The ROI of Sustainability
Excerpt: Sustainability and Corporate Social Responsibility are increasingly becoming business as usual practices but as with anything, they need justification. Yet the return on investment can be difficult to calculate… and it’s not all money off energy bills.
Sustainability is an increasingly popular topic in all business sectors and more companies than ever are moving toward integrating sustainable practises and policies in their day to day operations. However, as with any project internally in an organisation, a business case and projected return on investment is normally required to justify investment and resource. But in the case of sustainability initiatives, it can be complex to calculate this return.
In the US, 40% of the country’s total energy consumption is accounted for by buildings, so most commercial property owners and developers recognise the importance of investing into sustainable upgrades to increase the longevity and decrease the maintenance bills of their portfolio. A survey by Partner carried out in 2015 demonstrated that commercial property professionals rated energy optimisation as the most promising area of investment within their portfolio. Indeed there are plenty of products on the market that now promise a financial return on investment within set periods from 3 years onward.
Opportunities for financial payback for investment within sustainability are stronger than they ever have been, with more benchmarking and practical examples available. Developing a business strategy based on the benchmarking of a property’s energy outputs will result in a considerably more efficiently operated asset. The knock-on impact of this yields higher rents, lower vacancies, faster absorption and lower operating costs. Depending on the country of operation and rebates and incentives available, the costs of implementing energy efficiency systems within properties can be negligible: government incentives should always be researched into.
To reconcile the complete picture of ROI of sustainability measures, factors other than finances need to be taken into account. Regulatory, social and market factors should all be considered. These include, but are not limited to:
Reducing operating expenses
The reduction in energy usage has an obvious result in lower utility bills, but there are other operational expenses that can be decreased by implementing sustainability measures.
Dependent on the area in which the property is, there may be government or state-sponsored initiatives and incentives to lower other costs. Low-Income Housing Tax Credit is one such examples, encouraging greener building usage by offering extra credit to properties with lower emissions. Incentives vary from country to country but can account for up to 35% of property tax savings – a large discount to overall expenditure.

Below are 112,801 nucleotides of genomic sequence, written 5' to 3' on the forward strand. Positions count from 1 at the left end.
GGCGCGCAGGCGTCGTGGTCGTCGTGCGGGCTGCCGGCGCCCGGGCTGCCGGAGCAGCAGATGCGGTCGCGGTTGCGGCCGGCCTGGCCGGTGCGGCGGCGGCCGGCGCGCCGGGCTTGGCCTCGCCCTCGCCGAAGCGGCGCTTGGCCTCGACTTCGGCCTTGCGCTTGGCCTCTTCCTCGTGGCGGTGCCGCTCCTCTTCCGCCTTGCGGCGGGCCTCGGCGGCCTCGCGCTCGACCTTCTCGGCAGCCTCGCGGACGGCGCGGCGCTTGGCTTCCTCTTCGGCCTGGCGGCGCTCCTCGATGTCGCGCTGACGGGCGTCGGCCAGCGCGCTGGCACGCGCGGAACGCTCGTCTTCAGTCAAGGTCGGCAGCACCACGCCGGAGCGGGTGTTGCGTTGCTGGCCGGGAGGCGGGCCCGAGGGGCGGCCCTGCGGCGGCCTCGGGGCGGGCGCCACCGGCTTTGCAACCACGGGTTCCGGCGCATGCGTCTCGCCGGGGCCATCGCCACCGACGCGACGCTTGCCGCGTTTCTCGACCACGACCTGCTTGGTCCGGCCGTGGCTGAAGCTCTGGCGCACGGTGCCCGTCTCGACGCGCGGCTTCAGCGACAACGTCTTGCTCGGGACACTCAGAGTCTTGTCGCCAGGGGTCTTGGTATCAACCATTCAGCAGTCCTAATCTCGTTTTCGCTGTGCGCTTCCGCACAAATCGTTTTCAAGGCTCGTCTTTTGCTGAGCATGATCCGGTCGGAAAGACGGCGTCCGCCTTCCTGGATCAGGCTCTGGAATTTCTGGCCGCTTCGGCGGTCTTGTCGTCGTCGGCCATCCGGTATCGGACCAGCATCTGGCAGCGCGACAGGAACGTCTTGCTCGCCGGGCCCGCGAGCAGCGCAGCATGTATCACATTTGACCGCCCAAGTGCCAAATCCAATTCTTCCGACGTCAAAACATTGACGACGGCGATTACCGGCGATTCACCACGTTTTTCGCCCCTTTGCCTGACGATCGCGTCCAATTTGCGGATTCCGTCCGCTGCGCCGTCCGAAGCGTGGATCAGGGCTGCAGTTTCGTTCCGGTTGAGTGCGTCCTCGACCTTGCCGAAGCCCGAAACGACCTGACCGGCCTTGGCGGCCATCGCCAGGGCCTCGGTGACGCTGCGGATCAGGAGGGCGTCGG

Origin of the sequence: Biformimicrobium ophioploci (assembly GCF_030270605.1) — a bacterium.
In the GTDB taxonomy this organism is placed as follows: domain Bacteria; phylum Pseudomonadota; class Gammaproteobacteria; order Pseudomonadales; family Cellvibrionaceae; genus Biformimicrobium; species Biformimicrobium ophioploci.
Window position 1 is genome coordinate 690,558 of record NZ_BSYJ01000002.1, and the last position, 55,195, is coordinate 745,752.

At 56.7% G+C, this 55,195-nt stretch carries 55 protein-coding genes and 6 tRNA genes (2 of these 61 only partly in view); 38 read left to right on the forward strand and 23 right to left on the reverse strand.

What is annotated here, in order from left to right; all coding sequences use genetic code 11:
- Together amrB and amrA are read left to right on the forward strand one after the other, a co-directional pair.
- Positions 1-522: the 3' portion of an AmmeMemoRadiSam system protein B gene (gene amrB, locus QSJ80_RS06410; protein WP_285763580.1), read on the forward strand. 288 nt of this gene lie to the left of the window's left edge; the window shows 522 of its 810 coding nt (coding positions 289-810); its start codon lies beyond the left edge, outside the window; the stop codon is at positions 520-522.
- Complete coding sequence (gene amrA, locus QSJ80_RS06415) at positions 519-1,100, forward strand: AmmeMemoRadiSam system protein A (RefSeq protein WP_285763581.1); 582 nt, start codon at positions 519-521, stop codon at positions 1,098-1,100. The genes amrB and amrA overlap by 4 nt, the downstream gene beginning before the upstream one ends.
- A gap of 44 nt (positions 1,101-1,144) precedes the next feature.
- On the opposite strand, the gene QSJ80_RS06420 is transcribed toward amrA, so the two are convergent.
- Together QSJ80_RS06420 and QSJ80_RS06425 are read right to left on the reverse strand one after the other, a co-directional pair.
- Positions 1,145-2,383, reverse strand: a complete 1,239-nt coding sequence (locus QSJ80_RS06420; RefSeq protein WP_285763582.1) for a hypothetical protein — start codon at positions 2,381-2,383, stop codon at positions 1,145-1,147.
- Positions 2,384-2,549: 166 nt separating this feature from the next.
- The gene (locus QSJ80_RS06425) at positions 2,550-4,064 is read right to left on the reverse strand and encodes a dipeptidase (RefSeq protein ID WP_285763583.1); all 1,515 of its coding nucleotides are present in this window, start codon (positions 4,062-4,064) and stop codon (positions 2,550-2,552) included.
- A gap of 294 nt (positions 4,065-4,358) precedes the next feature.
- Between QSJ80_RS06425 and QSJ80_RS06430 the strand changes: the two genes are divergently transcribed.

Access to better funding.
Several financing programs available (from both public and private sources) have pre-requisite requirements that now stipulate or favour more eco-friendly building practices. Benefits can include discounted interest rates, additional loan proceeds or preferred pricing.
Greener lending programs often favour multi-property portfolios to encourage accountability and corporate social responsibility.
As building stock ages, it is often the case that improvements need to be made to meet newer energy and efficiency standards and requirements. Many countries and authorities are, as a result, introducing legal requirements for benchmarking and usage disclosure to ensure that property owners correctly quantify and calculate property performance – and improve it where required.
Requirements vary but stricter rules are already implemented in some cities. In New York, energy audits, retro commissioning and benchmarking is a legal requirement on all commercial buildings over a stipulated square footage.
Valuable demonstration of corporate responsibility
Building energy performance is now increasingly measured alongside other efficiency measures in one corporate social responsibility metric. There is now an expectation that all businesses will have in place CSR policies, procedures and reporting. CSR is now considered as mainstream as investment, leasing and financial decisions are.
Institutional investors alongside potential staff and existing stakeholders all increasingly expect a solid commitment to be made to CSR and sustainability. Indeed external pressure fast making this the ‘norm’ in business practices is resulting in the creation of assessment and consultation companies who specialise in assessing, recommending and implementing sustainability best practices and measures. Property owners having a favourable portfolio-wide sustainability assessment carried out is becoming an increasingly important metric to attract investors, who are receiving pressure from their capital stack to demonstrate commitments to green practices.
It is no longer just investors demanding greener spaces, but also tenants and estate agents. Greener, more eco-friendly buildings will often be worth paying a premium for, and so it is important that property owners stay on top of the latest developments in the sector to benefit from this.
Indeed the ROI on sustainability is not just savings on energy bills – and keeping at the forefront of green initiatives is the most certain way to benefit from payback all ways round.